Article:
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#import "MPOContactAuthorizationManager.h"

@protocol MPOContactAuthorizationManagerDelegate <NSObject>

- (void)authorizationManger:(MPOContactAuthorizationManager *)manager
      didUpdateContactState:(ContactsState)contactState;

@end

MPOContactAuthorizationManager and ContactState are not resolving to types even though they are declared in MPOContactAuthorizationManager:

#import "MPOContactAuthorizationManagerDelegate.h"

typedef enum _contactsState {
    kContactsStateUnknown,
    kContactsStateAllowed,
    kContactsStateDisallowed
} ContactsState;

@interface MPOContactAuthorizationManager : NSObject <UIAlertViewDelegate> {
    ContactsState _contactsAuthorizationState;;
}

@property (strong, nonatomic) NSObject<MPOContactAuthorizationManagerDelegate> *delegate;
@property (nonatomic) ContactsState contactsAuthorizationState;

Any ideas as to why these are not resolving? Both are getting the error "Expected a type"

Thanks Mike

share|improve this question
2  
Sure looks like a circular include setup to me. – Hot Licks Sep 4 '13 at 0:33
up vote 3 down vote accepted

You have a circular dependency. Update the MPOContactAuthorizationManagerDelegate.h header by getting rid of the #import line and adding the following:

@class MPOContactAuthorizationManager;

just before the @protocol line.

Just put both in one .h file (you still need the forward declaration for MPOContactAuthorizationManager):

typedef enum _contactsState {
    kContactsStateUnknown,
    kContactsStateAllowed,
    kContactsStateDisallowed
} ContactsState;

@class MPOContactAuthorizationManager;

@protocol MPOContactAuthorizationManagerDelegate <NSObject>

- (void)authorizationManger:(MPOContactAuthorizationManager *)manager
      didUpdateContactState:(ContactsState)contactState;

@end

@interface MPOContactAuthorizationManager : NSObject <UIAlertViewDelegate> {
    ContactsState _contactsAuthorizationState;;
}

@property (strong, nonatomic) NSObject<MPOContactAuthorizationManagerDelegate> *delegate;
@property (nonatomic) ContactsState contactsAuthorizationState;
share|improve this answer
    
Awesome!That worked to resolve MPOContactAuthorizationManager, but ContactState still has the same error – Mike V Sep 4 '13 at 0:13
    
Oops - I forgot to address ContactsState. – rmaddy Sep 4 '13 at 0:18
    
See my updated for a solution using one .h file for both. – rmaddy Sep 4 '13 at 0:32
    
This is a slightly cleaner answer than Carl's. Thanks! – Mike V Sep 4 '13 at 0:43

Replace the import of "MPOContactAuthorizationManagerDelegate.h" from MPContactAuthorizationManager.h by using a forward declaration of the protocol:

@protocol MPOContactAuthorizationManagerDelegate;

typedef enum _contactsState {
    kContactsStateUnknown,
    kContactsStateAllowed,
    kContactsStateDisallowed
} ContactsState;

@interface MPOContactAuthorizationManager : NSObject <UIAlertViewDelegate> {
    ContactsState _contactsAuthorizationState;;
}
........

You need to choose this import scheme as you are referring to a user defined type (the ContactsState type) in the protocol's header - so this header needs to import the manager's header. In the manager's header, however, you only refer to the protocol as the types of the method parameters, so you can legally forward-declare here.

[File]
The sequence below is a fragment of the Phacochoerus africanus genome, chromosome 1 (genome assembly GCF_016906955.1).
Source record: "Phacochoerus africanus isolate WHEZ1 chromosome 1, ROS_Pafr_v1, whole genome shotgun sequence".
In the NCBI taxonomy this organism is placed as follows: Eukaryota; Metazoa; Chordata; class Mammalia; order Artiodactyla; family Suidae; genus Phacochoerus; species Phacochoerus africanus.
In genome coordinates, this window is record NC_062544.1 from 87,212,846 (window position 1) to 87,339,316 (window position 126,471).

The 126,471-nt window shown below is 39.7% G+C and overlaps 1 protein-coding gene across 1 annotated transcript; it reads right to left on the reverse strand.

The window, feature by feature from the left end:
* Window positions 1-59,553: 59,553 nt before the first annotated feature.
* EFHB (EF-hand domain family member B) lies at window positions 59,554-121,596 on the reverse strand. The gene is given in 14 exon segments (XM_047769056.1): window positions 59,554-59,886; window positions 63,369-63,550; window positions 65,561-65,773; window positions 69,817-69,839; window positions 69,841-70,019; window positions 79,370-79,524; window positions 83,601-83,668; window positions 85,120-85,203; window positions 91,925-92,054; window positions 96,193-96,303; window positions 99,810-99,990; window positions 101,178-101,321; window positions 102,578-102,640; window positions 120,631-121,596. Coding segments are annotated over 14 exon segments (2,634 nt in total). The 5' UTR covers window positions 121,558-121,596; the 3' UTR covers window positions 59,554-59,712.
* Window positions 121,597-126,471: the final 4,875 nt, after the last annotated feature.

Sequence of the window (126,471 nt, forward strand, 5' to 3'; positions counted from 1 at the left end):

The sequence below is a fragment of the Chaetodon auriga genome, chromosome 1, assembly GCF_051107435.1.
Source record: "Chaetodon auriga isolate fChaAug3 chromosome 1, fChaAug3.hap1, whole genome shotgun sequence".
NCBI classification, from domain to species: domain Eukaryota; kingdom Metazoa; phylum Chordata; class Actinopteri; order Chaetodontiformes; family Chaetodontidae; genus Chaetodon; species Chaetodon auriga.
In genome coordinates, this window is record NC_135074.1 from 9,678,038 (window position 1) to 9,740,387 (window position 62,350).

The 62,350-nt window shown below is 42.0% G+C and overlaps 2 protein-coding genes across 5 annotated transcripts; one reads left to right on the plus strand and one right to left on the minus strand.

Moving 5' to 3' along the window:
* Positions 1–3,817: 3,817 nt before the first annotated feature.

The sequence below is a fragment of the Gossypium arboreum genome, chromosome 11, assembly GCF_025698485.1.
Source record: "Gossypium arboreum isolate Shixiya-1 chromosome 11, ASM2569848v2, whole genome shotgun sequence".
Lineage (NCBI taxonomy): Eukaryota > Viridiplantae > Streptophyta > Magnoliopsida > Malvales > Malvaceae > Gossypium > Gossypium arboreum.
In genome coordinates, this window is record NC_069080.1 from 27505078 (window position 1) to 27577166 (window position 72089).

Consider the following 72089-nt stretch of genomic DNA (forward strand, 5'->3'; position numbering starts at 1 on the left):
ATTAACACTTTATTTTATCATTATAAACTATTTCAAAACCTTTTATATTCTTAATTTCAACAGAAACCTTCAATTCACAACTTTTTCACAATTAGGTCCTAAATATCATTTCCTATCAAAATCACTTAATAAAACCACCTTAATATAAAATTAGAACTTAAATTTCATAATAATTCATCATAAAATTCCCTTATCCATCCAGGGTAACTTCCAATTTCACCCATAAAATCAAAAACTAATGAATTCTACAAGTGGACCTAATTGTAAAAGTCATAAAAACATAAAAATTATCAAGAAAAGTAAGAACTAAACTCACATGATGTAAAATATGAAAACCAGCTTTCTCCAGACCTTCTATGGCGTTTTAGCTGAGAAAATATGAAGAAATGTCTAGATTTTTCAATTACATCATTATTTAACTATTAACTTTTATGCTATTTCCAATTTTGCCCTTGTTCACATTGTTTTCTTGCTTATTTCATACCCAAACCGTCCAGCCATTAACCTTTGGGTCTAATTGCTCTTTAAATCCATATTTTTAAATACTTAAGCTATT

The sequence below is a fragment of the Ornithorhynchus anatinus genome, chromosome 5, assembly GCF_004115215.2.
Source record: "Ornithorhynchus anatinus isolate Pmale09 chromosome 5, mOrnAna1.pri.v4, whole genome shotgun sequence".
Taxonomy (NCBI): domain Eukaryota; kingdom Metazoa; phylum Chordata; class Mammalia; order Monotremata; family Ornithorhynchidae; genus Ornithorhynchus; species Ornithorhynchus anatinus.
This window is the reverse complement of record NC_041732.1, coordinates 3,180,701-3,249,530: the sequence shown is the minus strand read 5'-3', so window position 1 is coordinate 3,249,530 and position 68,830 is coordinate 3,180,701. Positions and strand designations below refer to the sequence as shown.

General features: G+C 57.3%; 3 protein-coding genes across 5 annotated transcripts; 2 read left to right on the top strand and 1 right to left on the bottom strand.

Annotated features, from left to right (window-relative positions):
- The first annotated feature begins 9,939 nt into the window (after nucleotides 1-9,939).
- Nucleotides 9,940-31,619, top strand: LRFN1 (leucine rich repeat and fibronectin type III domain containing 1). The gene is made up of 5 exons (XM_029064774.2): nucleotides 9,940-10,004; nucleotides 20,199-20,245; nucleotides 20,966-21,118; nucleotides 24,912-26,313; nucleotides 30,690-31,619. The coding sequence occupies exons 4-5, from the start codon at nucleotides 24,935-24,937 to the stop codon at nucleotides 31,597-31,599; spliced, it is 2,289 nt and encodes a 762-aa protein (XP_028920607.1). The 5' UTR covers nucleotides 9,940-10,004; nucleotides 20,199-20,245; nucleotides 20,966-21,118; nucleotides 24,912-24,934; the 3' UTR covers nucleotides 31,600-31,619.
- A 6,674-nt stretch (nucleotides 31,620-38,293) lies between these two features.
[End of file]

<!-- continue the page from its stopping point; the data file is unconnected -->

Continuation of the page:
In general, you should only import one header from another in a few cases:

  • Declaring a class in your header that's a subclass of a class defined in the other header
  • Referring to user defined types (e.g. via a typedef) in your header that are defined in the other header
  • Declaring a class in your header as conforming to a protocol declared in another header
  • Declaring a category in your header for a class defined in another header
  • I think I'm forgetting one, so saving this space for that one.

Also - read this enlightening answer.

The more common case of needing protocol and class names in public method parameters and properties can be accomplished using forward declarations with @class and @protocol. Although, if it were me, I'd keep the protocol declaration in the same header as the authorization manager - seems more convenient that way. Note that you will need to do a forward-declaration within the file for this. For example:

typedef enum _contactsState {
    kContactsStateUnknown,
    kContactsStateAllowed,
    kContactsStateDisallowed
} ContactsState;

    //forward-declare the protocol before referencing it in the file
@protocol MPOContactAuthorizationManager;

@interface MPOContactAuthorizationManager : NSObject <UIAlertViewDelegate> {
    ContactsState _contactsAuthorizationState;;
}

@property (strong, nonatomic) NSObject<MPOContactAuthorizationManagerDelegate> *delegate;
@property (nonatomic) ContactsState contactsAuthorizationState;

........

@end

    // Provide the real protocol declaration.
@protocol MPOContactAuthorizationManagerDelegate <NSObject>

- (void)authorizationManger:(MPOContactAuthorizationManager *)manager
      didUpdateContactState:(ContactsState)contactState;

@end
share|improve this answer
    
I copy-pasted The whole protocol declaration to between ContactsState and @interface MPOContactAuthorizationManager but now MPOContactAuthorizationManager in the protocol declaration won't resolve to at type. ContactState int he same declaration does – Mike V Sep 4 '13 at 0:29
    
It's a bit weird, you need to do a forward-declaration within the file. I'll edit my answer to reflect that. – Carl Veazey Sep 4 '13 at 0:31
    
Wow that makes so much sense. The forward declaration is to resolve the property. And then once the Interface has been defined, you use that to resolve the type in the protocol delcaration. Thanks a lot! – Mike V Sep 4 '13 at 0:35

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